Elections

Two Deceptive Proposition Campaigns to Watch Out For

By Ray Stern

It's always safer to just vote "No" on every single ballot proposition if you haven't studied up before the election, precisely because of propositions like 200 and 202.

If you've already gotten the low-down on these two props, then by all means, vote your conscience. But don't be fooled -- it's possible you've gotten a bum steer on these initiatives by their promoters.

Proposition 202 is called the "Stop Illegal Hiring Act," but it is really intended to weaken the harsh employer sanctions law that took effect this year. It eliminates anonymous tips and makes it harder for the government to prove an employer knowingly hired undocumented workers.

Now, knocking the wind out of the employer sanctions law might be exactly what you want to see happen. Indeed, that might be why a majority of surveyed voters indicated they'll be voting Yes." A September poll by PBS Channel 8, (KAET), shows voters are likely to pass Proposition 202 overwhelmingly.

Then again, considering the fact that a slate of tough anti-illegal-immigration initiatives passed with huge margins in 2004, the poll results might mean that voters aren't paying close attention.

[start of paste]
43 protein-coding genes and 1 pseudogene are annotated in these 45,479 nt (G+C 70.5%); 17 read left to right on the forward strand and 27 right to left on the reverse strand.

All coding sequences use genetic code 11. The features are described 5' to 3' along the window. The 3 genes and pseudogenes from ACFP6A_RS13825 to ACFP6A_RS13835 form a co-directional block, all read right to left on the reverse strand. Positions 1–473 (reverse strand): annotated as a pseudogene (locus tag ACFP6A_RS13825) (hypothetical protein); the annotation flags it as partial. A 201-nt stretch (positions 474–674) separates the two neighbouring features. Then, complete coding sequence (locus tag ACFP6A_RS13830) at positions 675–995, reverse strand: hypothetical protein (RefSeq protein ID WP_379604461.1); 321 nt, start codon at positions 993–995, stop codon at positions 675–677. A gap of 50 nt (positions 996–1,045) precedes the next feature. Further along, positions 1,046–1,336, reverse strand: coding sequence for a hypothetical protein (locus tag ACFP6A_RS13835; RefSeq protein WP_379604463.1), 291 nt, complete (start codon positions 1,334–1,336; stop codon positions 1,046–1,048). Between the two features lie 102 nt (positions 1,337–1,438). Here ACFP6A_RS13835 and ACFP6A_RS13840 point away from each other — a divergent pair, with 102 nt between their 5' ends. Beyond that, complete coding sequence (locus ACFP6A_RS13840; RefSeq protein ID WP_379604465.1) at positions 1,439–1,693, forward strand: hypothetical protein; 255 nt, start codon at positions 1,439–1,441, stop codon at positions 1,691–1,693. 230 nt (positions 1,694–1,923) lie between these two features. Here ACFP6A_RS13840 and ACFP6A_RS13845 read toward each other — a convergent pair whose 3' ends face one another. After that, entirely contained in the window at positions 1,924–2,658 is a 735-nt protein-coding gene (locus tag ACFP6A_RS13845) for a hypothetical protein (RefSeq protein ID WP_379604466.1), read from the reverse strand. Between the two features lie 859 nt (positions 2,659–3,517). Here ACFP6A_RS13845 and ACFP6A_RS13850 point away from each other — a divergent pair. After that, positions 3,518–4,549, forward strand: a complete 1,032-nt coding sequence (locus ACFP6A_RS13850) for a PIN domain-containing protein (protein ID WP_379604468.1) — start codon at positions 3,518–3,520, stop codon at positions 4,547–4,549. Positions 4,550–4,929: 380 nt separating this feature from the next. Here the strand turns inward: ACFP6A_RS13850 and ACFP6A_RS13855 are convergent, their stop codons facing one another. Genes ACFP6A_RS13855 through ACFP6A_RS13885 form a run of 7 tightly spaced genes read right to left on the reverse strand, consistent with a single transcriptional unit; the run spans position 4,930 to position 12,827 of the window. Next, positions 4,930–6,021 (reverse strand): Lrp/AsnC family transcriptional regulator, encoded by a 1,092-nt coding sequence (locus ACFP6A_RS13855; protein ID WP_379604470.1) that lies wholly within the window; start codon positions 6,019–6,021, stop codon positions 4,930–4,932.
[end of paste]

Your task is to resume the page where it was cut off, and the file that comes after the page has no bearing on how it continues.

Even more egregious is Proposition 200, the so-called Payday Loan Reform Act. Radio and television commercials for this initiative sound like they were produced by a consumer protection group. As a Better Business Bureau executive recently noted, the ads even claim the payday loan industry is unethical.

But the payday loan ads and the proposition are the products of the payday loan industry.

Proposition 200 does introduce some reforms, but it also allows the payday loan industry to keep charging as much as 400 percent interest. If the proposition fails, a legislative exemption on the high-interest payday loans ends in 2010. The payday loan folks say that might threaten the very existence of their industry.

In other words, the most substantive payday loan reform could be had by voting "No" on Proposition 200.

Whether you vote up or down on these props, just make sure you know what you're doing.

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Ray Stern has worked as a newspaper reporter in Arizona for more than two decades. He's won numerous awards for his reporting, including the Arizona Press Club's Don Bolles Award for Investigative Journalism.
Contact: Ray Stern